Contemporary Art Museum hires curator who wants to know what St. Louisans think
The Contemporary Art Museum has hired a chief curator.
Wassan Al-Khudhairi, a curator of modern and contemporary art at the Birmingham Museum of Art, joins CAM in August.
Al-Khudhairi, whose work places a priority on interactions with local audiences, replaces Jeffrey Uslip, who resigned late last year amid controversy over a solo exhibition by artist Kelley Walker.
Many in St. Louis found Walker’s “Direct Drive” show demeaning to African-Americans because of its use of images that feature black people. The museum also was roundly criticized for its response to the outcry over the work of Walker, who is white.
At CAM, she plans to focus on St. Louis and draw inspiration from the city and its residents for her curatorial decisions.
“I’m really informed by the context of where I’m working and the context of the institution,” Al-Khudhari said. “It’s the kind of work that requires me being there, getting to know the community, getting to know the institution, and really try to find through the relationships with the community and the institution the right programs that make sense for CAM St. Louis.”
Lisa Melandri, CAM’s executive director, said that Al-Khudhairi’s curatorial decisions to draw parallels between global concerns and local issues give museum visitors a lot to look forward to.
“There's this extraordinary balance between understanding the true global landscape of contemporary art, but looking at [through] local lens and looking at a regional sensibility and context for work and being able to create that balance between that sort of micro and macro level,” Melandri said.
Besides getting to know St. Louis, Al-Khudhairi said one of her first goals will be meeting local artists in all disciplines, and their priorities. For her, community involvement and relationships between creative artists in St. Louis and the museum are integral to her curatorial approach.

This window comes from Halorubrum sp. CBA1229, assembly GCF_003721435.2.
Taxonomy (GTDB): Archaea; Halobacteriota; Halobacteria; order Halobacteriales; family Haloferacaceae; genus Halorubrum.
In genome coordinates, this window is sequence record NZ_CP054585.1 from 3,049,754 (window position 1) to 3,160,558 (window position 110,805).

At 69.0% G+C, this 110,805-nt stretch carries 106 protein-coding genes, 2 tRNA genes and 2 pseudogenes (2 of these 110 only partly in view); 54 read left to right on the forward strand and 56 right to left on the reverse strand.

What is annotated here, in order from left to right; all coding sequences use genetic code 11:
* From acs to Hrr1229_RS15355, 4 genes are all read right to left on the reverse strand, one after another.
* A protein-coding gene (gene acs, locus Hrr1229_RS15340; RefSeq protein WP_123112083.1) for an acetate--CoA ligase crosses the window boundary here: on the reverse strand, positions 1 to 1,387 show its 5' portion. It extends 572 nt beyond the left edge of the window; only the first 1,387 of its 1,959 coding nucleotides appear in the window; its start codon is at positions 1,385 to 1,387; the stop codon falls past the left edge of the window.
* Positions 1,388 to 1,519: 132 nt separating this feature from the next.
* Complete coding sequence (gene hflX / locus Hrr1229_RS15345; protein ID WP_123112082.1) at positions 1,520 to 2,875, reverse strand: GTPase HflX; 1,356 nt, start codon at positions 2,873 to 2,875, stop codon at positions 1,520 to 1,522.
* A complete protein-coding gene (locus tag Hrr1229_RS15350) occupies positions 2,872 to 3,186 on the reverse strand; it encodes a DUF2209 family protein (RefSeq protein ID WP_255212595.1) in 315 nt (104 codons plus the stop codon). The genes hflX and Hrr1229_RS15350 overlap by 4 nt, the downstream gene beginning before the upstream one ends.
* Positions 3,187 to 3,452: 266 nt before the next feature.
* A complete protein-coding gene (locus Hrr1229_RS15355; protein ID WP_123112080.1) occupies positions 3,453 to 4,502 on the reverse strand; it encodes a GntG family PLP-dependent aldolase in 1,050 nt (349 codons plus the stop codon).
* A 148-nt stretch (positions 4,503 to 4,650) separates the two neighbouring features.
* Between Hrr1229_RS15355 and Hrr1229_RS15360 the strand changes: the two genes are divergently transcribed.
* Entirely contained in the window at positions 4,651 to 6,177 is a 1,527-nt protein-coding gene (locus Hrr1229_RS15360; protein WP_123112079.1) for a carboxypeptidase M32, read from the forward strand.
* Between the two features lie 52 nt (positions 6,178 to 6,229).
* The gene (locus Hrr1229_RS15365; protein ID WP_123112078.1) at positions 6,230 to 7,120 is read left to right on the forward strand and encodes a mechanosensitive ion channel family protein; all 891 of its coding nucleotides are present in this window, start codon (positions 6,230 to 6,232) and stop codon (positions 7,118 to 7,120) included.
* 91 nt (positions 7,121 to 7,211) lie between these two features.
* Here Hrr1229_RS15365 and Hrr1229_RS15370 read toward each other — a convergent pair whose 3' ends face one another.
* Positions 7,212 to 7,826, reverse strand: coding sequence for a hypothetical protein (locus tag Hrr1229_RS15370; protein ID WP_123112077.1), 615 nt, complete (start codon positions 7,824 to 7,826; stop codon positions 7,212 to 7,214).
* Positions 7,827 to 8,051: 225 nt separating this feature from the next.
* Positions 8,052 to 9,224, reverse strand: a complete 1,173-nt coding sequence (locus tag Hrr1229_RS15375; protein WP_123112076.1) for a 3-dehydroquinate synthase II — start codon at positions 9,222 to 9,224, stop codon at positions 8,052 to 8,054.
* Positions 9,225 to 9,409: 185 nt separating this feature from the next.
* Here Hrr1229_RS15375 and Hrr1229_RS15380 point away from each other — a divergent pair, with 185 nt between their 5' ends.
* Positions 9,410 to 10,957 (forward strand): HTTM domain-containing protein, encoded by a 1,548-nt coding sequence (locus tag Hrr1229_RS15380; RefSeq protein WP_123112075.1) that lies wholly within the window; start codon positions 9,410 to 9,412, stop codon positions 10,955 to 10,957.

“My goal in a lot of my projects is to present programs and exhibitions that feel relevant to current conversations that people are having,” she said. “So how can contemporary art play a role in helping us understand the world that we live in today, either by sort of affirming ideas that we have or challenging us to think about things in new ways."
When asked about the controversy surrounding Walker’s exhibit, Al-Khudhairi said the experience is a catalyst for museums and administrators as a whole — not just CAM — to ask some foundational questions.
Among them: “What is the role of our institution? What are the kinds of things that we are responsible for? How do we create programs and exhibitions that are the kinds of things that our audiences want to see and want to engage with.”
Melandri said each curator is unique n and not tied to the personality and decisions of one's predecessors.
“I think the role exists outside of who the personality is and I don’t think it’s a question of adding or bringing something that somebody else didn’t [have],” she said.
Al-Khudhairi’s recent exhibit “Third Space / shifting conversations about contemporary art” in Birmingham attempted to address some of those questions. The show combined work by artists from the U.S. South and artists from the Global South (Africa, Asia and Latin America) to highlight how concepts of “the south” and contemporary art overlap and are entwined across cultures.
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